My answer generally contains three central concepts. The first is medical impact. Although our efforts are limited in scope they do touch individuals and if only able to provide even temporary relief from chronic neck pain, gastrointestinal upset, skin infestation or other maladies, the cost and effort is well-placed. Even access to over-the-counter nutrients and medications are beyond the reach of most patients (as is the knowledge to use them correctly). Additionally, we often see some patients with life-threatening conditions such as childhood pneumonia, serious leg infections, and severe dehydration which, with intervention, can be reversed. Groups that return to the same location find healthier populations with better nutrition, fewer skin and intestinal infestations and satisfaction with minor surgical procedures that have been done.
The second benefit of providing medical care is humanitarian. It provides a strong message to the Haitian people, who often feel neglected, that they are valued and cared for. The hands-on contact with the personal sharing of time and the effort to relieve suffering, often have profound psychological and even physical benefits. It is important for disadvantaged and resource-limited people to know that the outside world has a commitment to them as individuals and communities.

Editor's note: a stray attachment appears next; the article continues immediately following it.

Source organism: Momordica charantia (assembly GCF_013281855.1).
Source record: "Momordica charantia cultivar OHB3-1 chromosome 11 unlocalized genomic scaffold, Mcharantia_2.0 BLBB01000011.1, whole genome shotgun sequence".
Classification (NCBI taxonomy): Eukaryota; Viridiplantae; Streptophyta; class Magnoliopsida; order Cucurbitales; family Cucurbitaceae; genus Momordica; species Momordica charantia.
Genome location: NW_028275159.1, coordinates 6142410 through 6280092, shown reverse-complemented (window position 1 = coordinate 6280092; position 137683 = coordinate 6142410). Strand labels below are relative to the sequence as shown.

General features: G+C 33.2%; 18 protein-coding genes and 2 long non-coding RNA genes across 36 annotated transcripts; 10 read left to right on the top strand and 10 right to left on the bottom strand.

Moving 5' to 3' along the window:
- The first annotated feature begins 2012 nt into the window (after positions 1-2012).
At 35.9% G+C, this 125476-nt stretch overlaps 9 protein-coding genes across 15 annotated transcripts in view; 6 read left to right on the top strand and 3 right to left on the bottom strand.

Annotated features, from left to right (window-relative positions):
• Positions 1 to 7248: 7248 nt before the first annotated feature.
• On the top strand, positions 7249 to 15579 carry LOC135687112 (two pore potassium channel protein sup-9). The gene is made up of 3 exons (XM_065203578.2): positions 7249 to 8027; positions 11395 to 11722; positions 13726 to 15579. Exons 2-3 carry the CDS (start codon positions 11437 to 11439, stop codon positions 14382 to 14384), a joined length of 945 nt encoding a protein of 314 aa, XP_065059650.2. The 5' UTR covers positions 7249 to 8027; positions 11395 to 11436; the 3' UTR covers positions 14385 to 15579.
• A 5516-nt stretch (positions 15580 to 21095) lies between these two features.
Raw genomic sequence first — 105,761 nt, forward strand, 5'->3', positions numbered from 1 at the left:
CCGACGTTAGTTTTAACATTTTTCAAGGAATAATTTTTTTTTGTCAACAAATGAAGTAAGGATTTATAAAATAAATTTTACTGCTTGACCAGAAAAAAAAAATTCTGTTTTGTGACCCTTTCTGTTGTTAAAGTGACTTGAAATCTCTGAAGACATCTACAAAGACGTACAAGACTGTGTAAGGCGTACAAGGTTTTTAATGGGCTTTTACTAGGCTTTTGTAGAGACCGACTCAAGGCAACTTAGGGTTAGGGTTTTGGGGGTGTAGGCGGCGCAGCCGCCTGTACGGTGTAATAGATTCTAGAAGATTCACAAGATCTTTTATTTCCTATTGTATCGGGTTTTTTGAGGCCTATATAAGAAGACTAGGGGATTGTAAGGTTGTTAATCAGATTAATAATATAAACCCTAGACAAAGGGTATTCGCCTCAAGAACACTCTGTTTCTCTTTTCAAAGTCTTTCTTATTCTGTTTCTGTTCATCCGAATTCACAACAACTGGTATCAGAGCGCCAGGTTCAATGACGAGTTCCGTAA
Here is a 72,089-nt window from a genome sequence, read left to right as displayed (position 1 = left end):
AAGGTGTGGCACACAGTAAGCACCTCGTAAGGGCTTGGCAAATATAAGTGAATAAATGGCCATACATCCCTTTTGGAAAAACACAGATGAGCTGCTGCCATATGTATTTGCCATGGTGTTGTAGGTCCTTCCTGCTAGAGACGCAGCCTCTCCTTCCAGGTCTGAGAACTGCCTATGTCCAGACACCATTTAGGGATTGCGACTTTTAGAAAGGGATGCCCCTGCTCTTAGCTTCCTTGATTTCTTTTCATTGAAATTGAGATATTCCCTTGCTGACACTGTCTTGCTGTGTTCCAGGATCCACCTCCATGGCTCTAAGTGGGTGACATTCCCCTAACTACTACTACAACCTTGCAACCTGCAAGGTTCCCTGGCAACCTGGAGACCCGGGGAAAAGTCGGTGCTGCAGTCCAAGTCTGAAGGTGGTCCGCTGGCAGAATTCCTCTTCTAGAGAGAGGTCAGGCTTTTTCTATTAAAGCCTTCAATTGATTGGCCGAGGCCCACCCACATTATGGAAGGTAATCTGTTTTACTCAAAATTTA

The third, and perhaps most profound, motivation is what I gain from the experience. It is extremely humbling to have the honor of sharing with my Haitian brothers and sisters the benefits of modern medicine. They have very little in the material world and are under constant threat of illness and death, without the comforts of mobility, financial security, and education that we frequently take for granted.

I have the opportunity to learn from their joy and reverence, their industry and humor, usually in the face of overwhelming difficulty. I find it a sober reminder to live in the present and deeply appreciate every blessing. And if I can, in some small way, lighten their burden, I would like to find a way.

Annie Besant has said to look for ways to give aid and relieve suffering within the worlds in which we live. We cannot all be captivating orators, national public officials or great academic teachers, but we're all given opportunities within the context of our lives to be of service to others that may be in need. None are too small or too trivial. We should take advantage of those opportunities, as they likely will grow and multiply. When we wish to serve selflessly, our service is to the greater humanity and the Higher Self.

TSA Prison Program

(adapted from

For decades, TSA has provided educational support for prisoners throughout the United States. Through published literature and free correspondence courses, prisoners are able to use their prison time for learning and self-improvement.